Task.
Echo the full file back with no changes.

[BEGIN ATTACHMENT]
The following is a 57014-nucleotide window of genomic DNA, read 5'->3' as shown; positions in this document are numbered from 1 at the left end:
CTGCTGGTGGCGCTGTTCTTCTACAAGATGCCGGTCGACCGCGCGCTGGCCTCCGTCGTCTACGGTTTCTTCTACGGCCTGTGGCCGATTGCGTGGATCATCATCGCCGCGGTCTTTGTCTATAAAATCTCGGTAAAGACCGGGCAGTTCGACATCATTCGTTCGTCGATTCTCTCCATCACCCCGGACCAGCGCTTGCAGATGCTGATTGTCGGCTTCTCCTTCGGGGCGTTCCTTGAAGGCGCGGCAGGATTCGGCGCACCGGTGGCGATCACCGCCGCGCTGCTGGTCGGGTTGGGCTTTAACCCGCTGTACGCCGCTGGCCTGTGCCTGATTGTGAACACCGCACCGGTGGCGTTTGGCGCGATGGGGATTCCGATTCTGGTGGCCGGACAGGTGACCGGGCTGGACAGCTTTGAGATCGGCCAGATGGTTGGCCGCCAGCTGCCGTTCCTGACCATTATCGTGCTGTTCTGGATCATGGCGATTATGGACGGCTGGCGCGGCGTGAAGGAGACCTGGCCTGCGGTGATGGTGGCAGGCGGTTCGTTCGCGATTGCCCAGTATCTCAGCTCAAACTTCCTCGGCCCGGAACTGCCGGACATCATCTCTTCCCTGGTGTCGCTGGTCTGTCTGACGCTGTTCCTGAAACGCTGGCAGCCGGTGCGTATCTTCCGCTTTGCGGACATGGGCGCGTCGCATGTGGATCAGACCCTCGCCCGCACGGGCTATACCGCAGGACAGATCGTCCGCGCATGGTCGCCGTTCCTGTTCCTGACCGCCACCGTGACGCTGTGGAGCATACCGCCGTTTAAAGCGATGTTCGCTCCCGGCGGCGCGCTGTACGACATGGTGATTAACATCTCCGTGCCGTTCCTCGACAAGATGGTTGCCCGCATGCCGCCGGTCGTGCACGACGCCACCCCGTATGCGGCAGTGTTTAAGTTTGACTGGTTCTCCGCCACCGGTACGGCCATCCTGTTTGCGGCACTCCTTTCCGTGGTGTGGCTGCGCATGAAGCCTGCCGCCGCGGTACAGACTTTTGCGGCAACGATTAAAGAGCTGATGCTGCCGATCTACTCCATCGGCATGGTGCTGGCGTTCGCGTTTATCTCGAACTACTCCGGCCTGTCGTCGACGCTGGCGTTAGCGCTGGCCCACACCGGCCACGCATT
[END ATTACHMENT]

The following is a 57014-nucleotide window of genomic DNA, read 5'->3' as shown; positions in this document are numbered from 1 at the left end:
CTGCTGGTGGCGCTGTTCTTCTACAAGATGCCGGTCGACCGCGCGCTGGCCTCCGTCGTCTACGGTTTCTTCTACGGCCTGTGGCCGATTGCGTGGATCATCATCGCCGCGGTCTTTGTCTATAAAATCTCGGTAAAGACCGGGCAGTTCGACATCATTCGTTCGTCGATTCTCTCCATCACCCCGGACCAGCGCTTGCAGATGCTGATTGTCGGCTTCTCCTTCGGGGCGTTCCTTGAAGGCGCGGCAGGATTCGGCGCACCGGTGGCGATCACCGCCGCGCTGCTGGTCGGGTTGGGCTTTAACCCGCTGTACGCCGCTGGCCTGTGCCTGATTGTGAACACCGCACCGGTGGCGTTTGGCGCGATGGGGATTCCGATTCTGGTGGCCGGACAGGTGACCGGGCTGGACAGCTTTGAGATCGGCCAGATGGTTGGCCGCCAGCTGCCGTTCCTGACCATTATCGTGCTGTTCTGGATCATGGCGATTATGGACGGCTGGCGCGGCGTGAAGGAGACCTGGCCTGCGGTGATGGTGGCAGGCGGTTCGTTCGCGATTGCCCAGTATCTCAGCTCAAACTTCCTCGGCCCGGAACTGCCGGACATCATCTCTTCCCTGGTGTCGCTGGTCTGTCTGACGCTGTTCCTGAAACGCTGGCAGCCGGTGCGTATCTTCCGCTTTGCGGACATGGGCGCGTCGCATGTGGATCAGACCCTCGCCCGCACGGGCTATACCGCAGGACAGATCGTCCGCGCATGGTCGCCGTTCCTGTTCCTGACCGCCACCGTGACGCTGTGGAGCATACCGCCGTTTAAAGCGATGTTCGCTCCCGGCGGCGCGCTGTACGACATGGTGATTAACATCTCCGTGCCGTTCCTCGACAAGATGGTTGCCCGCATGCCGCCGGTCGTGCACGACGCCACCCCGTATGCGGCAGTGTTTAAGTTTGACTGGTTCTCCGCCACCGGTACGGCCATCCTGTTTGCGGCACTCCTTTCCGTGGTGTGGCTGCGCATGAAGCCTGCCGCCGCGGTACAGACTTTTGCGGCAACGATTAAAGAGCTGATGCTGCCGATCTACTCCATCGGCATGGTGCTGGCGTTCGCGTTTATCTCGAACTACTCCGGCCTGTCGTCGACGCTGGCGTTAGCGCTGGCCCACACCGGCCACGCATT